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MAC’s recommendations for the post-Brexit immigration system would exacerbate the recruitment crisis across multiple sectors

Posted: 21/09/2018

The Migration Advisory Committee (MAC) has now published its final report on EEA migration in the UK.  

When commissioning the report back in July 2017, the Government asked the MAC to align migration policy with the Government’s industrial strategy. The broad aim of the industrial strategy is to deliver a highly productive, innovative economy providing a higher quality of life for all residents of the UK.

The MAC’s report, whilst making some welcome recommendations, falls short of meeting the needs of all UK businesses in the post-Brexit era. It proposes a number of restrictions that will almost certainly have a negative impact on the ability of key sectors to address staff shortages. According to the Institute for Public Policy Research, 75 per cent of EU nationals currently in the UK would be ineligible under the proposals.

It is important to note two points regarding the MAC’s recommendations:

  • they are based on the premise that the migration policy will not be subject to exit negotiations with the EU; and
  • they do not give any preferential access to the labour market for EU citizens.

If the UK’s future migration policy does not form part of the exit negotiations then it is expected that the MAC’s recommendations will most likely form part of the government’s white paper which sets out the post-Brexit immigration system, due to be published shortly.

Penningtons Manches’ immigration team submitted a response to the MAC’s call for evidence. The response was based on the results of a survey, which was completed by a range of businesses. The findings concluded that simply bringing EEA nationals under the current Points Based System (PBS) would not provide an immediate solution to businesses. Minimum salary levels, skill level and the administrative burden of Tier 2 were amongst some of the issues cited.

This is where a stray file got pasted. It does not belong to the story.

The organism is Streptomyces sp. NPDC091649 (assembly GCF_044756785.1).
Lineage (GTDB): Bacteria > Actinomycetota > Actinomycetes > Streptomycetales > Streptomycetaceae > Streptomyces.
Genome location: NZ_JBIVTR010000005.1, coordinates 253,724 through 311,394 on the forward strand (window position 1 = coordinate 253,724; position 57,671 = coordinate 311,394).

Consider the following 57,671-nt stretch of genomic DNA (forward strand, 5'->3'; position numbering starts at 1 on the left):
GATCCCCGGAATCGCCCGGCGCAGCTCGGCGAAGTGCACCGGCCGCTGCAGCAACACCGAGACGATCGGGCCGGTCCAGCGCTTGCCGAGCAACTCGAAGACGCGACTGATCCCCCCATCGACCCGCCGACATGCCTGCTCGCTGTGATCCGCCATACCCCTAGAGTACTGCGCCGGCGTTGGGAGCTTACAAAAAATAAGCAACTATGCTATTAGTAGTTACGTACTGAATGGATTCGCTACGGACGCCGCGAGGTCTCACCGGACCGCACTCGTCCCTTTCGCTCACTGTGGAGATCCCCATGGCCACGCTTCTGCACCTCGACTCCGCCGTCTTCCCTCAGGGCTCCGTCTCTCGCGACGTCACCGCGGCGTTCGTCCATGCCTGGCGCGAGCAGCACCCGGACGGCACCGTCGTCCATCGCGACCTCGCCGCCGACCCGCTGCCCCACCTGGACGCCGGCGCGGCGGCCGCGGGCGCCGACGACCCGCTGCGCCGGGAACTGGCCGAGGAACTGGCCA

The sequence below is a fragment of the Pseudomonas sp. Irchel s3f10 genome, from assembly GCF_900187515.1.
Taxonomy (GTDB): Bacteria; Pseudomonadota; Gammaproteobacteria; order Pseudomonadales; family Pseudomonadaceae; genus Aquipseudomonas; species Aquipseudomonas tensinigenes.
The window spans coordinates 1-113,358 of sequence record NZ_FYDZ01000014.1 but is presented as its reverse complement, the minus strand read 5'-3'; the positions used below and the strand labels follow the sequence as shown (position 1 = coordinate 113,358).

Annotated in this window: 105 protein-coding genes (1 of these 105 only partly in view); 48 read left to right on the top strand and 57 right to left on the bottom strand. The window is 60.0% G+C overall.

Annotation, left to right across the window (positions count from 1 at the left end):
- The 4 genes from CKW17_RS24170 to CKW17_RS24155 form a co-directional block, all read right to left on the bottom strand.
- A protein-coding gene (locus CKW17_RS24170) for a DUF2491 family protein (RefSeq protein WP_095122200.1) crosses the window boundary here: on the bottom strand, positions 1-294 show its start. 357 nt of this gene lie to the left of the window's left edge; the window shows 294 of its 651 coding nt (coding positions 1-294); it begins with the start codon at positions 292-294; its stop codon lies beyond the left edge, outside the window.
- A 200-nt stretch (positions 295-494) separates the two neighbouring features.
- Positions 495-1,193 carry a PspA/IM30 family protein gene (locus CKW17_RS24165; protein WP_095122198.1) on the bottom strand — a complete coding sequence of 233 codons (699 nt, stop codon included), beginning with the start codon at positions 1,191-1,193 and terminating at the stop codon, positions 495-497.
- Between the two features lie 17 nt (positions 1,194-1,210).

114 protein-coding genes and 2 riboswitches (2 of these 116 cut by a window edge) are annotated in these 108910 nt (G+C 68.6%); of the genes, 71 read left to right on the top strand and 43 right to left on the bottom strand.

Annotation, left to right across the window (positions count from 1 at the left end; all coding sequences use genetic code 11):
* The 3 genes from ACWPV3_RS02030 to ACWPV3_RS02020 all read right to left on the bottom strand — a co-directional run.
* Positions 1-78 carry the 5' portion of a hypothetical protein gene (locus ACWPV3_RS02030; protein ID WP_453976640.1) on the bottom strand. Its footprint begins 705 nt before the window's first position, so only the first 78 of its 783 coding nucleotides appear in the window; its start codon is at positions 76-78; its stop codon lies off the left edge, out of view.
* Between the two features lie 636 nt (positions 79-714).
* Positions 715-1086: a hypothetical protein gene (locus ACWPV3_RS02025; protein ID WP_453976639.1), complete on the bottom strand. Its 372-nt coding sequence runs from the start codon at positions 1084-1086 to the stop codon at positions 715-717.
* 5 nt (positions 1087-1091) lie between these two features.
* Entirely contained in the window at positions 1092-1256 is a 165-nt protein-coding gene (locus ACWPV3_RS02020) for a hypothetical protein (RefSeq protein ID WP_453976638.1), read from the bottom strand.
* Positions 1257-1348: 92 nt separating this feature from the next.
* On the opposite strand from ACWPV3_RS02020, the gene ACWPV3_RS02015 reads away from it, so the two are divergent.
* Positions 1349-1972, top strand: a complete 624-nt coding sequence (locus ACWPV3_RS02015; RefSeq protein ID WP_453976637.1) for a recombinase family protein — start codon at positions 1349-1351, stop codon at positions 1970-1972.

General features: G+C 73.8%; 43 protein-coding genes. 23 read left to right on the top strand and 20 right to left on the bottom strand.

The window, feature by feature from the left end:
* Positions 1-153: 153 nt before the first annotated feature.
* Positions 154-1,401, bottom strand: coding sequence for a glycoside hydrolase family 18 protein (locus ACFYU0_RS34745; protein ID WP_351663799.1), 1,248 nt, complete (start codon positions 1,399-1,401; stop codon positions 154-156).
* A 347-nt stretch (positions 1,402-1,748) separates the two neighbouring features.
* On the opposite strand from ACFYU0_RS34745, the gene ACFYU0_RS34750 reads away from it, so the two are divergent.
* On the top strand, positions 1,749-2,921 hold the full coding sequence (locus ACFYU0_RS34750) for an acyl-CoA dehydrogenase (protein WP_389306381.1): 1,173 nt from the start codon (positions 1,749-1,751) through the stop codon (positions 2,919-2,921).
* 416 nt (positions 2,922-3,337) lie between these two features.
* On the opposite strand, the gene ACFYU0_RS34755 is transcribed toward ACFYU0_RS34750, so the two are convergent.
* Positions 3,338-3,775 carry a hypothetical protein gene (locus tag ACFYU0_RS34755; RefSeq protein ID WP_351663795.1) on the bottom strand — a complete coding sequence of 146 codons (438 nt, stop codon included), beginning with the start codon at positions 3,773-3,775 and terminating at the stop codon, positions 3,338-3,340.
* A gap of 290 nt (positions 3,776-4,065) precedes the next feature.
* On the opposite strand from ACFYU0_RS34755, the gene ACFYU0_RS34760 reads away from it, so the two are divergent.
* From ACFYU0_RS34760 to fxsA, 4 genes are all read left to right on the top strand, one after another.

The MAC report, whilst proposing the extension of the PBS to EEA nationals, also warns that the criticisms of the administrative burden should not be ignored.

The main recommendations made by the MAC are as follows:

On self-employed EEA nationals  

The MAC states that currently most self-employed workers from within the EEA are in low-skilled roles. The main routes for self-employed migrants under the PBS are Tier 1 (Exceptional Talent) and (Entrepreneur). The MAC states that they do not feel able to make recommendations on how this scheme should be changed if self-employed workers from the EEA were to be brought within it. The lack of any proposed route for self-employed EEA nationals coupled with the end of free movement could have disastrous impact if no provision is made for them in the government’s white Paper.

On workers

The MAC makes the following recommendations on Tier 2 which is the main work permit route:

  • Licensing – the current system requires businesses to apply for and obtain a sponsor licence to enable them to sponsor non-EEA migrants. The MAC acknowledges that this system needs to be reviewed as it is much harder for small and medium sized businesses to use the current system but does not suggest a viable alternative.
  • Skill level – Tier 2 is currently mainly restricted to jobs that are at RQF 6 (degree level). The MAC recommends that the skills threshold is reconsidered to allow any job at RQF level 3, 4 and 5 to be eligible, adding 142 occupations to the list. For a list of jobs that the MAC recommends should now be included please click here. However, they do not recommend this being expanded to also include low skilled migrants (RQF 1 and 2) for list of jobs which fall into these lower skill levels click here.
  • Skills charge – the minimum skills charge of £1,000 (medium/large companies) or £364 (small companies/charities) per year of sponsorship to be extended to EEA citizens post Brexit.